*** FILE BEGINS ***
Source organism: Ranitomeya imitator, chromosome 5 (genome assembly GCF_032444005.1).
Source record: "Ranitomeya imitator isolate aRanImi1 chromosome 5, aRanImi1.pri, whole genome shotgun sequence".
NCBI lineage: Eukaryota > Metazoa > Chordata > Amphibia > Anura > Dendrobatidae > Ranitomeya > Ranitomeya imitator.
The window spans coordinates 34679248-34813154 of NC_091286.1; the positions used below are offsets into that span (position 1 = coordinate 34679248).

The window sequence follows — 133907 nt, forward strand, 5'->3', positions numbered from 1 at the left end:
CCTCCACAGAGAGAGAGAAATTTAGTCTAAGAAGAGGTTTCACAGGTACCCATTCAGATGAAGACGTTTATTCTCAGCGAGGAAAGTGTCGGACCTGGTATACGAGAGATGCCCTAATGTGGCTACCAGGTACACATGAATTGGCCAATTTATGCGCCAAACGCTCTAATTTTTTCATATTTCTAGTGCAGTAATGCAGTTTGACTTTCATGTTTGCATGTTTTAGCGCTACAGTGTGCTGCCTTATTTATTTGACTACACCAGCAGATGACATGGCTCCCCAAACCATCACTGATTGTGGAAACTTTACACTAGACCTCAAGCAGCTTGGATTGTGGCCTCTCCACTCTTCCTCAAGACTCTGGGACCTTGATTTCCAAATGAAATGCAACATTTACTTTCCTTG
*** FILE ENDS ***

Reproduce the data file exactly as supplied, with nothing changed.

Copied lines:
Source organism: Ranitomeya imitator, chromosome 5 (genome assembly GCF_032444005.1).
Source record: "Ranitomeya imitator isolate aRanImi1 chromosome 5, aRanImi1.pri, whole genome shotgun sequence".
NCBI lineage: Eukaryota > Metazoa > Chordata > Amphibia > Anura > Dendrobatidae > Ranitomeya > Ranitomeya imitator.
The window spans coordinates 34679248-34813154 of NC_091286.1; the positions used below are offsets into that span (position 1 = coordinate 34679248).

The window sequence follows — 133907 nt, forward strand, 5'->3', positions numbered from 1 at the left end:
CCTCCACAGAGAGAGAGAAATTTAGTCTAAGAAGAGGTTTCACAGGTACCCATTCAGATGAAGACGTTTATTCTCAGCGAGGAAAGTGTCGGACCTGGTATACGAGAGATGCCCTAATGTGGCTACCAGGTACACATGAATTGGCCAATTTATGCGCCAAACGCTCTAATTTTTTCATATTTCTAGTGCAGTAATGCAGTTTGACTTTCATGTTTGCATGTTTTAGCGCTACAGTGTGCTGCCTTATTTATTTGACTACACCAGCAGATGACATGGCTCCCCAAACCATCACTGATTGTGGAAACTTTACACTAGACCTCAAGCAGCTTGGATTGTGGCCTCTCCACTCTTCCTCAAGACTCTGGGACCTTGATTTCCAAATGAAATGCAACATTTACTTTCCTTG